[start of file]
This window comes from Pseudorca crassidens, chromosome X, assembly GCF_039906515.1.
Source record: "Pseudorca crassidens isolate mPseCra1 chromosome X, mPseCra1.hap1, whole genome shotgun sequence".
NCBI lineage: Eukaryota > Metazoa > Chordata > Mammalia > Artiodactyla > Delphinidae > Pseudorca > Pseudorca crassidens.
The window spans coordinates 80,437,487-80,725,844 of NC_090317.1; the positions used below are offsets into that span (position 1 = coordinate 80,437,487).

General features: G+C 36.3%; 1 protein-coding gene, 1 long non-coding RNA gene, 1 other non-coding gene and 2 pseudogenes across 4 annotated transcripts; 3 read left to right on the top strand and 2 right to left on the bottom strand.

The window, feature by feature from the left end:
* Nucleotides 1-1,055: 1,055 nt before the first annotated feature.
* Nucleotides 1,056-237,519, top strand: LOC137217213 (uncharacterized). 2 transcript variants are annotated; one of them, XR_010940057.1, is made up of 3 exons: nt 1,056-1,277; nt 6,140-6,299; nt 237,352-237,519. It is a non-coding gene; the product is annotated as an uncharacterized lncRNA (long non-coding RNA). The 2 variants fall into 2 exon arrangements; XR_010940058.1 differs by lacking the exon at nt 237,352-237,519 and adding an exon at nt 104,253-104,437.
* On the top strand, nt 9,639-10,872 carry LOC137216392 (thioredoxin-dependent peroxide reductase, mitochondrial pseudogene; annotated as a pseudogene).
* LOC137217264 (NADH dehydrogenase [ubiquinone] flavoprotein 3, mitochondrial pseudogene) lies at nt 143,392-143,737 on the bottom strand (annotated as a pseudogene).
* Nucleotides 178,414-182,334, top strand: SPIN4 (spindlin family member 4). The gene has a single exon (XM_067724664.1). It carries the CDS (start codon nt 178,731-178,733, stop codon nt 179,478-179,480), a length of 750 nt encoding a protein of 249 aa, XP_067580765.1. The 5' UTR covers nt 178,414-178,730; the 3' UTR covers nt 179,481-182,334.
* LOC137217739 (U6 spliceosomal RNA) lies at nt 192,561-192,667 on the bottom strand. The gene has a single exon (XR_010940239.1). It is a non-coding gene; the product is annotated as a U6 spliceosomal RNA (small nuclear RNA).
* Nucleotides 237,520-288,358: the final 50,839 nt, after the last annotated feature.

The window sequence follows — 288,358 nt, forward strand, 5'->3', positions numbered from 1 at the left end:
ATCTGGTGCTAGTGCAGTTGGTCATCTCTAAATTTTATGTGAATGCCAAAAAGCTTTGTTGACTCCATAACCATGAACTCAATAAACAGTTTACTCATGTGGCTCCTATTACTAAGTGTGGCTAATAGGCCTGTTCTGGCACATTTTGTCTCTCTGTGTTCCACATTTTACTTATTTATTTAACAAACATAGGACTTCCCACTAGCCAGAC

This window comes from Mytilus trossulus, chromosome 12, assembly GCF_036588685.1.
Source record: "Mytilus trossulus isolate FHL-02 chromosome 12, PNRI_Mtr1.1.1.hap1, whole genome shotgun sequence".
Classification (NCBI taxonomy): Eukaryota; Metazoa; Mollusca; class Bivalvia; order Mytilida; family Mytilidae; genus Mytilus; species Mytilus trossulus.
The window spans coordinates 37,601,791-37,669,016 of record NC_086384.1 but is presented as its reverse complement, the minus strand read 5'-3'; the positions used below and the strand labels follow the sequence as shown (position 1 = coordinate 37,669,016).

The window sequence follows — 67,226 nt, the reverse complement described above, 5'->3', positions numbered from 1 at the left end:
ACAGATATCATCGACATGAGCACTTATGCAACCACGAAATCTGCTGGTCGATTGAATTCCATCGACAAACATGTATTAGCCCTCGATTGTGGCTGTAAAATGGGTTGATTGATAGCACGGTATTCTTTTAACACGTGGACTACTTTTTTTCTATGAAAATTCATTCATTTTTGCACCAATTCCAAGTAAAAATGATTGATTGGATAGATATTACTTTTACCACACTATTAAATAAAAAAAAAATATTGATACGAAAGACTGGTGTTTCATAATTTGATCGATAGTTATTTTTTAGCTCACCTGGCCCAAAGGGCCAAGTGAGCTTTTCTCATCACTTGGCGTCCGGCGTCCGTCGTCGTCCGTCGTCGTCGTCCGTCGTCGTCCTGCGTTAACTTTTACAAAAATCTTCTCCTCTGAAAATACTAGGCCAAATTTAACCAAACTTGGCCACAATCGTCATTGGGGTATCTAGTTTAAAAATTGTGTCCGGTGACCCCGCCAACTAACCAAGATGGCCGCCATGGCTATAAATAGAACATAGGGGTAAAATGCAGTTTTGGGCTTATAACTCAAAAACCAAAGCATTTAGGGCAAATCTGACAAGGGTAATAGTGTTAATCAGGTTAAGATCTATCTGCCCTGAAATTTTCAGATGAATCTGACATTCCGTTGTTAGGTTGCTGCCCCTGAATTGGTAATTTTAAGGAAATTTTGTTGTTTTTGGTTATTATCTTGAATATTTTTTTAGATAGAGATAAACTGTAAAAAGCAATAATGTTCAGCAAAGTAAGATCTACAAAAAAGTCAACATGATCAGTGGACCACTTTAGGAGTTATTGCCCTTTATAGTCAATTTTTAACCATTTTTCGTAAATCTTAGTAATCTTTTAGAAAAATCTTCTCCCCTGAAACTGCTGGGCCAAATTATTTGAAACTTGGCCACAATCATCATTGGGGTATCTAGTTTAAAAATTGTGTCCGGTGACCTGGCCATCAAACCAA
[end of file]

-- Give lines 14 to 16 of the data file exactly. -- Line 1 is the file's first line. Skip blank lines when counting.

The window sequence follows — 288,358 nt, forward strand, 5'->3', positions numbered from 1 at the left end:
ATCTGGTGCTAGTGCAGTTGGTCATCTCTAAATTTTATGTGAATGCCAAAAAGCTTTGTTGACTCCATAACCATGAACTCAATAAACAGTTTACTCATGTGGCTCCTATTACTAAGTGTGGCTAATAGGCCTGTTCTGGCACATTTTGTCTCTCTGTGTTCCACATTTTACTTATTTATTTAACAAACATAGGACTTCCCACTAGCCAGAC

This window comes from Mytilus trossulus, chromosome 12, assembly GCF_036588685.1.